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The Great Zoo of China

2 Jul 2015

The Great Zoo of China
The Great Zoo of China, Matthew Reilly (2015)
I fell in love with Jurassic Park when Michael Crichton's original book came out, before I knew there was a movie already in the works (Crichton showed the manuscript to Steven Spielberg before the book hit the shelves). Not many people recall it now, but the idea for extracting dinosaur DNA from amber was first proposed in an article of Omni Magazine. Omni was a brainchild of Bob Guccione, the publishing pioneer of Penthouse Magazine. Omni was a magazine of science and marvelous science photography before the Internet made such things available to all. It was a far cry from Penthouse, and gained Guccione respect he could never have otherwise earned.

Crichton read the same Omni article that I read, and soon turned it into a novel. In later years the amber DNA concept was proven impossible, but in the early 1990s it was enough to hang a book, and a movie, and now a movie franchise on. If Crichton were alive today he might be happy to cash the new paycheck, but I doubt he would be impressed with Jurassic World.

Jurassic World is so derivative that even before viewing it I began imagining a column called "101 Jurassic movie plots that would have been better than Jurassic World". Some of my ideas involved giving velociraptors the power of speech, fingers, things like that. Put the dinos on dry land and watch them go berserk. As it turned out the column wasn't necessary because once again an imaginative novelist has done it for me. The Great Zoo of China is in many ways a J-Park knock off, but it delivers quite a few of those creative improvements that I was looking for, including the top five.

As you might guess this zoo is not on an island in the middle of nowhere. It's in the middle of China, land-locked. China as a nation wants this park badly as a symbol of international dominance, but "The Great Zoo of China" has remained a secret while Chinese officials work out the kinks. You see, they too have seen Jurassic Park (referenced on pages 57 and 63), and they know what can go wrong. And it does go wrong. For some reason that knowledge does not prevent them from make the same mistakes, only bigger and worse. Before page 100 we have all-out warfare between guests and dragons. That's right, dragons. Hundreds of them - some pickup-sized, some bus-sized, and some Boeing 707-sized. And they fly. And just when the visitors think they have prevailed, another enemy emerges - but I'll let you discover that part for yourself.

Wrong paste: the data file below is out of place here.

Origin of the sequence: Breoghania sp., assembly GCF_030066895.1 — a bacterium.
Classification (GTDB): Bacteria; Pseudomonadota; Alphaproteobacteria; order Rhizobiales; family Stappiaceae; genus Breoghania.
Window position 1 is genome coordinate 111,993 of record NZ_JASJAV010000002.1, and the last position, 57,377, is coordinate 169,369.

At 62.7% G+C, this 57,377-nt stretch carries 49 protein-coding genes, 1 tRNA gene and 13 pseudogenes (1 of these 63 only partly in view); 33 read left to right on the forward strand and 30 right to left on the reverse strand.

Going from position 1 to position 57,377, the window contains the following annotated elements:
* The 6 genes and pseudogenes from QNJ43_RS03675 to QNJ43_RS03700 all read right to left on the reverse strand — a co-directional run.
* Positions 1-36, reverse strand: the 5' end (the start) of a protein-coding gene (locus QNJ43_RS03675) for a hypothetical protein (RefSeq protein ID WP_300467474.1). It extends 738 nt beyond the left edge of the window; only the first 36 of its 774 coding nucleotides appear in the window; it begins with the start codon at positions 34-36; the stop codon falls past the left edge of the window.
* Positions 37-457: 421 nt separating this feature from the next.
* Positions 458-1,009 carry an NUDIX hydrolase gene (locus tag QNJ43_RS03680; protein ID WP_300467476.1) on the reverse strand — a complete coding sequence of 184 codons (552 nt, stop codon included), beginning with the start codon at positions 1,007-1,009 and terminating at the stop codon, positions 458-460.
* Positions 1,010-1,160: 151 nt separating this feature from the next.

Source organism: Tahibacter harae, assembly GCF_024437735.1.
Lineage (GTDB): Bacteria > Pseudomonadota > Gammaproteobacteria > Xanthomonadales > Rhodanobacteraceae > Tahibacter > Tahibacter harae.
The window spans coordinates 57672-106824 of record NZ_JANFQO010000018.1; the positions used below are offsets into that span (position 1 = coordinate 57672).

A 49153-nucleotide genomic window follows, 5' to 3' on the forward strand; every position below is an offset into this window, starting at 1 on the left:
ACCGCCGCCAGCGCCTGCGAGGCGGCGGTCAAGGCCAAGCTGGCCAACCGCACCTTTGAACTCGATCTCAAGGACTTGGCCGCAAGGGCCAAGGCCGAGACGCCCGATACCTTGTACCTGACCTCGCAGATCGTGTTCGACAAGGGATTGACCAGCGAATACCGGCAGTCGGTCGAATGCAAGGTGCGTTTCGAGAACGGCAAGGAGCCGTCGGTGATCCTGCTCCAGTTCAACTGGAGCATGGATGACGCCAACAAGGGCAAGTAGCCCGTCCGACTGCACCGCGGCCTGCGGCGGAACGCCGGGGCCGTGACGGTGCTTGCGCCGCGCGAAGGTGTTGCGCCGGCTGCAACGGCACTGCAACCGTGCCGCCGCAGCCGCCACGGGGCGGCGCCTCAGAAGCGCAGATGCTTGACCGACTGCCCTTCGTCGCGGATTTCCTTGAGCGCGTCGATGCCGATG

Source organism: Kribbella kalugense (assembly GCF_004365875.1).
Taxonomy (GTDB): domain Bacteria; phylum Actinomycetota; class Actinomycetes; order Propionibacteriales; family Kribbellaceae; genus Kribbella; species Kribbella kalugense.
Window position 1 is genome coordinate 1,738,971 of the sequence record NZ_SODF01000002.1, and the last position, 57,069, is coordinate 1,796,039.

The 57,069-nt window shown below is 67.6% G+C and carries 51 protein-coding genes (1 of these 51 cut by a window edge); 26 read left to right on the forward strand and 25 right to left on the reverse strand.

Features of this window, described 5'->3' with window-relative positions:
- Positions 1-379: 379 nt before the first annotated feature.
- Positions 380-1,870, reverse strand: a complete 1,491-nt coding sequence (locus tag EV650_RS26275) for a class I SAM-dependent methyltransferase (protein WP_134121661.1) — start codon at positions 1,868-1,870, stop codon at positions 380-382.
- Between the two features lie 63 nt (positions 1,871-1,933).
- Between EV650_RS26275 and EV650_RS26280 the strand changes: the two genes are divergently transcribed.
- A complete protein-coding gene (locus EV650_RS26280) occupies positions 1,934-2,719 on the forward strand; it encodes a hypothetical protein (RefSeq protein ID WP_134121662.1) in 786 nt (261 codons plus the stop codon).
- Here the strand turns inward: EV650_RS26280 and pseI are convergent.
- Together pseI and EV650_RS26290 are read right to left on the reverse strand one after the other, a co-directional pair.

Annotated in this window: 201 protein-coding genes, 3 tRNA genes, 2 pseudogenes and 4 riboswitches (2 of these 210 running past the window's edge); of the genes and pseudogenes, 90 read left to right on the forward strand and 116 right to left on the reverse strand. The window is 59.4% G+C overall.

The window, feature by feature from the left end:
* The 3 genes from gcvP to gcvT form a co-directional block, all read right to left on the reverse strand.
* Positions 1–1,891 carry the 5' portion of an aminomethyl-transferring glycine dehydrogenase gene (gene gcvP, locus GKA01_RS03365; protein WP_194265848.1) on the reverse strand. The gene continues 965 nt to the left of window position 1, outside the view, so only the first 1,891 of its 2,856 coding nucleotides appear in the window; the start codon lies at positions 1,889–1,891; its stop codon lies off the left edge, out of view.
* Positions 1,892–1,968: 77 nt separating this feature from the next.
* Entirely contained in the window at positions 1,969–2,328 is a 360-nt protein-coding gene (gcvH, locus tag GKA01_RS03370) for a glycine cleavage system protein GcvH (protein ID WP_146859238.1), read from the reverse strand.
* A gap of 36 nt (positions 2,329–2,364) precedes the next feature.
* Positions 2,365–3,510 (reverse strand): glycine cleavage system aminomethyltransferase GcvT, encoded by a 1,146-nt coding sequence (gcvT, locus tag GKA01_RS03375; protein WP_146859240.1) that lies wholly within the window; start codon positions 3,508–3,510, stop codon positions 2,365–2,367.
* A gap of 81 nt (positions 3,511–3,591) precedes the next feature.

The dragons are Great Zoo's twist on Jurassic Park. The author manages to make dragons more viable than J-Park's dinosaurs, though no more likely. These dragons are created from discovered eggs with extraordinarily long hibernation periods, which presumes to explain why they have been seen rarely, if consistently, throughout human history. That's at least scientifically possible, unlike the J-Park dinos. But from there the author gives them high intelligence, the ability to see the electromagnetic and sonic cages that imprison them, and the ability to learn vocalization. And oh yeah, they fly.

So why don't they fly out of the park? The electromagnetic cages react with surgically implanted microchips, causing pain when they reach the outer limits. Supposedly this keeps them in their virtual cage. It works about as well as the virtual fence on the Mexican border: Remember that electrified fence that was supposed to hold back the T-Rex in Jurassic Park? Yeah, well, these electromagnetic cages have the same flaw: When the juice goes out, all hell breaks loose. So of course the juice goes out.

The book is a bit more suspenseful than the J-Park scenarios because, being on the mainland, the protagonists can have a hope of escaping and running away. The reader can have a hope that the dragons will break loose. The author makes up for this with other impediments, which are too good to give away now. Just trust me when I say that if you need a summer J-Park fix, forget about J-World and read The Great Zoo of China instead. 3-1/2 stars.


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